Here’s another essay that I posted to my LJ a couple of weeks ago and completely forgot to also share here.
Inspired by Meirya’s Expressing Hawk and Expressing Phoenix posts lately.
Expressing fish, or rather in my case aquatic fae, can be compared to most people’s idea of a mermaid. But since I’m neither a ‘maid’ nor was the society strictly female-centric, I don’t like using mermaid to describe my experiences, even though that’s clearly what I am.
Anyway, I was going to write about how my aquatic fae aspect manifests in my everyday life, but it seems I already did that with my Life Aquatic essay. So, taking another leaf out of Meirya’s book about the Alienness of Bird, here’s the Strangeness of Fish.
From an aquatic perspective, fish don’t have lungs and they don’t breathe air like mammals do. It’s all about the gills; opening and closing them to wash water over and through to allow them to ‘breathe’. Breathing like a fish is all about the flow, drawing in a substance that is neither light nor wispy. The feeling of air which humans experience when taking a deep breath is more of a delicate and graceful process, in my opinion.
I equate mammalian lungs with the element of air, while thinking of a fish’s gills clearly comes through as water. It’s true that even fish are taking oxygen from the water, but it’s different somehow. Breathing like a fish is more tactile and, if you’ll excuse the pun, fluid while breathing like a mammal is light and gentle. If I had to compare colors, breathing air is white or a pale yellow, while breathing water is a deep cerulean blue with swirling motes of turquoise.
Sometimes I find that breathing like a mammal is alien and strange. Feeling practically nothing enter and exit my body as I breathe is just wrong and I then need to consciously focus on the movement and to not hold my breath.
While some fish, types of sharks mostly, don’t have an operculum (gill cover); I find that my aquatic aspect does. I can consciously move my gills, or rather the operculum, open and closed easily. Mammals don’t have gills or operculum, obviously, so the feeling of moving basically what amounts to slits on the sides of my neck doesn’t really share any similarities with things on my mammalian body. I can spread my fingers apart, but that doesn’t go inside my body. Breathing air is similar as it goes into my mammalian lungs, but water is tangible and heavier than air so it feels very different.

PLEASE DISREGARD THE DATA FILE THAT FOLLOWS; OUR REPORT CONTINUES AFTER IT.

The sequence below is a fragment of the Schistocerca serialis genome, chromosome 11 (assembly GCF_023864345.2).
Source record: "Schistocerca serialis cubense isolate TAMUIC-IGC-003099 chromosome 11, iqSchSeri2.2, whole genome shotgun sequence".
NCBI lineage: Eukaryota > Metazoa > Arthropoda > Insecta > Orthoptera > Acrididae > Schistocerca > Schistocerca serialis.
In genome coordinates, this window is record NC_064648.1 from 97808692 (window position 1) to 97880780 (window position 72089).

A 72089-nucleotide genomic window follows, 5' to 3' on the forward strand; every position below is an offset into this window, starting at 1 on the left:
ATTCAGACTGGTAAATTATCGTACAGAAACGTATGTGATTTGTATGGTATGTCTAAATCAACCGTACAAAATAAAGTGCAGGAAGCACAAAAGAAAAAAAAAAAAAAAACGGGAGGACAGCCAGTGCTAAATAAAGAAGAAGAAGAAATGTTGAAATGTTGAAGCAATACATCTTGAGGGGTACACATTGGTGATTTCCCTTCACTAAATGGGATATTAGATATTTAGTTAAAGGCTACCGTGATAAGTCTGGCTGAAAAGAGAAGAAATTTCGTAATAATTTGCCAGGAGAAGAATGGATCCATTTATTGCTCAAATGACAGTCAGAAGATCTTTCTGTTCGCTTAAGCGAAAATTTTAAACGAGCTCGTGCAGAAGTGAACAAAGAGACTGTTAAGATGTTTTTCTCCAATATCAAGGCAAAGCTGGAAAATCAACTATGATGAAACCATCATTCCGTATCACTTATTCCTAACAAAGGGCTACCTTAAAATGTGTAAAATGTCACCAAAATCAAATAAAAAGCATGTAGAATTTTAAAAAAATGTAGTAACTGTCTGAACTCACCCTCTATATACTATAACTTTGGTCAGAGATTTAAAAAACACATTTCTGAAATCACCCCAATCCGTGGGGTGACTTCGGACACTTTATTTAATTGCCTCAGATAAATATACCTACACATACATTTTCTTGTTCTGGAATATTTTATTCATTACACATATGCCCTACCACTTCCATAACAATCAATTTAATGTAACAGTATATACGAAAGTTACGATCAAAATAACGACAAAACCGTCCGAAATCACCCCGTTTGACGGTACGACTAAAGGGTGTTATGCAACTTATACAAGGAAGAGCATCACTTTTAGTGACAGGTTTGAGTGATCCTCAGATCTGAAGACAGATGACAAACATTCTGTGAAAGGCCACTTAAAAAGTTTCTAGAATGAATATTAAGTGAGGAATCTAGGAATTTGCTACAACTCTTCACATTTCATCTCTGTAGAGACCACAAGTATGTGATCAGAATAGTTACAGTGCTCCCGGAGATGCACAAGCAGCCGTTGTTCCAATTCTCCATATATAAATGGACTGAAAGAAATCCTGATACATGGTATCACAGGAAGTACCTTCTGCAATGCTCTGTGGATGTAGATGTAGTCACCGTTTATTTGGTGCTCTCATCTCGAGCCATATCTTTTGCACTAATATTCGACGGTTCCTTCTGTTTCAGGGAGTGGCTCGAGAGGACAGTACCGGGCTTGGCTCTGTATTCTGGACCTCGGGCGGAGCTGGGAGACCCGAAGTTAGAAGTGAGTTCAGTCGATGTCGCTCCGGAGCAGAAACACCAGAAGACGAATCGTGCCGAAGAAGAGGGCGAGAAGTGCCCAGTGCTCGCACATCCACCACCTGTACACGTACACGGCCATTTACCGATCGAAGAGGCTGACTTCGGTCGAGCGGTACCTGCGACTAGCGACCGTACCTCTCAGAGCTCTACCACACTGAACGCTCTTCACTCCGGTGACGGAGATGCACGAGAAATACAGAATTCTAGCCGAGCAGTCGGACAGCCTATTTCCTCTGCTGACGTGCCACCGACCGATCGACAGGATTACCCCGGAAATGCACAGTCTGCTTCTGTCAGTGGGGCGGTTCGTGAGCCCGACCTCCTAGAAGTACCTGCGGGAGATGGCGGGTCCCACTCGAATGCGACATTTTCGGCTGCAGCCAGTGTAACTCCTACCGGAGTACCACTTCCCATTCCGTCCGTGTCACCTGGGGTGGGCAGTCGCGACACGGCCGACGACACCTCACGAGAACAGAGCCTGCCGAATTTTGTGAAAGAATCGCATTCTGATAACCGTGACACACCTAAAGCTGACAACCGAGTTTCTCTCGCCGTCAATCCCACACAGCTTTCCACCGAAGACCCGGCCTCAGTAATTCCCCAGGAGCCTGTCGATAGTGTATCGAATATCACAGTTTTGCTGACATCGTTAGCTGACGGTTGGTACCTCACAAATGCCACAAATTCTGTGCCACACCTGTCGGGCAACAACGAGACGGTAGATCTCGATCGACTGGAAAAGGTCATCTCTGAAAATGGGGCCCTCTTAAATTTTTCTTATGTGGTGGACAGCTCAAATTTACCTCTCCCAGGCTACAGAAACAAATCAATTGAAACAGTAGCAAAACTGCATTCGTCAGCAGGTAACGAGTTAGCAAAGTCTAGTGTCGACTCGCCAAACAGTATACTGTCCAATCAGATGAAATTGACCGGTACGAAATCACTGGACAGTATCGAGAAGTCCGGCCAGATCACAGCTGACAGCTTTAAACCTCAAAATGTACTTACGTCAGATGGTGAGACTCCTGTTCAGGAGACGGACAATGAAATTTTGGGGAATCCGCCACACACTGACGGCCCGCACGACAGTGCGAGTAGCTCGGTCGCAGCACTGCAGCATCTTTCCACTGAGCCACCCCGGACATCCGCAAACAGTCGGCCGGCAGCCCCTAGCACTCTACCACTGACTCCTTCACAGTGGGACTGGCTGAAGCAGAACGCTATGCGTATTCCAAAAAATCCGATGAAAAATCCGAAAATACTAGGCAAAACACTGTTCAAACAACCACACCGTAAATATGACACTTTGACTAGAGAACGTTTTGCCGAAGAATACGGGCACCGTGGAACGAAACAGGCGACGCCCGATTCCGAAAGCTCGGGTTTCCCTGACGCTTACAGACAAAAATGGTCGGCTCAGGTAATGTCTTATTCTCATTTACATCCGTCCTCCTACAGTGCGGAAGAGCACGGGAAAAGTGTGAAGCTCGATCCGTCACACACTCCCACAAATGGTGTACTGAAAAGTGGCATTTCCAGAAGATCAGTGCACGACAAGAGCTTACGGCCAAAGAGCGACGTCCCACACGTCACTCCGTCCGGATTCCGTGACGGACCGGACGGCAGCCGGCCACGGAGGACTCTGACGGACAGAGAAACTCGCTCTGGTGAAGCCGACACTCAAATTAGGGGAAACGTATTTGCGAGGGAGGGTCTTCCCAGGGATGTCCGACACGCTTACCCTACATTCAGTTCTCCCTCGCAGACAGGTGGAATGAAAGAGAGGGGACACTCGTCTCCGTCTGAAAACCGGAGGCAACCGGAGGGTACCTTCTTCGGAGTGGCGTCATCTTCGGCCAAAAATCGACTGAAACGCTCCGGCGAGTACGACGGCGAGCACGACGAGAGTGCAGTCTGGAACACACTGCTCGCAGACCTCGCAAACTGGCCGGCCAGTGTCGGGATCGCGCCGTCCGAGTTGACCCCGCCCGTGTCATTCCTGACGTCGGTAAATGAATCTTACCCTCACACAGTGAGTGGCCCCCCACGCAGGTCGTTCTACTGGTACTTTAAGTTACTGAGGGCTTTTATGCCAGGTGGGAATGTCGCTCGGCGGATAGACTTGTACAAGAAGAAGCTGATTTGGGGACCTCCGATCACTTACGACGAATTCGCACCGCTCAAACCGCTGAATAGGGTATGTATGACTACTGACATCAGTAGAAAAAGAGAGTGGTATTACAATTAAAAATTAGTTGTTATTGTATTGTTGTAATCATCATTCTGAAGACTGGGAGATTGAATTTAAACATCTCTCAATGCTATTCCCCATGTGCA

Now that I think about it, having gills and such an intimate relationship with water is also alien for mammals. True, that mammals can swim and some even spend their entire lives in water (Cetaceans), they still do not completely depend on the element of water. While mammals need water for drinking, they do not breathe it and do not have such a close relationship with water as fish do. Most mammals spend their entire lives on dry land, using water to sustain their existence. Whereas fish depend on water 100%: they live in it, get their food from it, cannot leave it without dying and breathe it in. Water is a best friend to mammals, whereas it is an intimate lover to fish.
The gravity of breathing underwater cannot be grasped by mammals. Coming up for air every few seconds, or minutes if you’re lucky (again, Cetaceans), is merely an inconvenience for most. For me, it can be downright torturous. I know in that hidden part of my core being that I should be able to take in water through my gills and stay underwater for as long as I wish.
Going underwater is a short vacation for mammals, visiting another world that you cannot truly belong to; nonetheless visiting it is fun and interesting and many mammals enjoy doing it. Being underwater for me is like going home: I belong there and I need to be there.
I’ve also experienced the strangeness of having human legs. This most often happens while I’m walking and my mindset suddenly shifts to more aquatic and I find that I need to consciously keep putting one foot in front of the other to maintain my forward motion. I want to stop and simply float, gently swaying back and forth in the current, but unless there’s a breeze, being on land has no current like being underwater does. It’s hard to wrap the aquatic mindset around moving two independent stumps to create motion whereas in my aquatic form, a long tail moves me easily. Sometimes swaying a little as I walk helps to alleviate this feeling though.
The feel of water on the skin is also different than air. Mammals are surrounded by air for their entire lives; it envelops them and is a fragile reminder of their existence. Water, on the other hand, is thick and cushioning. Not as heavy as earth, but definitely more substantial than air. Despite water also making you feel weightless, it still feels different on the skin than air. Air is soft feathery elegance, while water is deep cool calmness.
Water is everything to a fish and to this aquatic fae.